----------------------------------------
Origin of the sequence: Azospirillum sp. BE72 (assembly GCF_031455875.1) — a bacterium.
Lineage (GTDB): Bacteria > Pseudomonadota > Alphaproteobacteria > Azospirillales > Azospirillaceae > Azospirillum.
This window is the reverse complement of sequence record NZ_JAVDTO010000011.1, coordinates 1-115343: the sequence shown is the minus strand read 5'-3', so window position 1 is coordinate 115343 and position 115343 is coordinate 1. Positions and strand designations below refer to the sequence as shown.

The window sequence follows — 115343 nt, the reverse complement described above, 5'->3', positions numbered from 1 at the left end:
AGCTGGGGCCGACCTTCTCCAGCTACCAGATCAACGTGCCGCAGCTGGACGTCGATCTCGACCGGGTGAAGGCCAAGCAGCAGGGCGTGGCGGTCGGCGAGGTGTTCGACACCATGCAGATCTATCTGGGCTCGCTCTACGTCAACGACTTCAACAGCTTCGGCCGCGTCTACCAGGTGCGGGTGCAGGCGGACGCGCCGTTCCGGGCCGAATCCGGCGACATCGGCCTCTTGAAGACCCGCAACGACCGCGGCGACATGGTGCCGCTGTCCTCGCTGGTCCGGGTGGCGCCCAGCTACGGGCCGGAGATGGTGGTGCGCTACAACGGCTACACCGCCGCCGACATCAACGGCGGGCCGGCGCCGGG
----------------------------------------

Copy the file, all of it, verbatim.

Origin of the sequence: Azospirillum sp. BE72 (assembly GCF_031455875.1) — a bacterium.
Lineage (GTDB): Bacteria > Pseudomonadota > Alphaproteobacteria > Azospirillales > Azospirillaceae > Azospirillum.
This window is the reverse complement of sequence record NZ_JAVDTO010000011.1, coordinates 1-115343: the sequence shown is the minus strand read 5'-3', so window position 1 is coordinate 115343 and position 115343 is coordinate 1. Positions and strand designations below refer to the sequence as shown.

The window sequence follows — 115343 nt, the reverse complement described above, 5'->3', positions numbered from 1 at the left end:
AGCTGGGGCCGACCTTCTCCAGCTACCAGATCAACGTGCCGCAGCTGGACGTCGATCTCGACCGGGTGAAGGCCAAGCAGCAGGGCGTGGCGGTCGGCGAGGTGTTCGACACCATGCAGATCTATCTGGGCTCGCTCTACGTCAACGACTTCAACAGCTTCGGCCGCGTCTACCAGGTGCGGGTGCAGGCGGACGCGCCGTTCCGGGCCGAATCCGGCGACATCGGCCTCTTGAAGACCCGCAACGACCGCGGCGACATGGTGCCGCTGTCCTCGCTGGTCCGGGTGGCGCCCAGCTACGGGCCGGAGATGGTGGTGCGCTACAACGGCTACACCGCCGCCGACATCAACGGCGGGCCGGCGCCGGG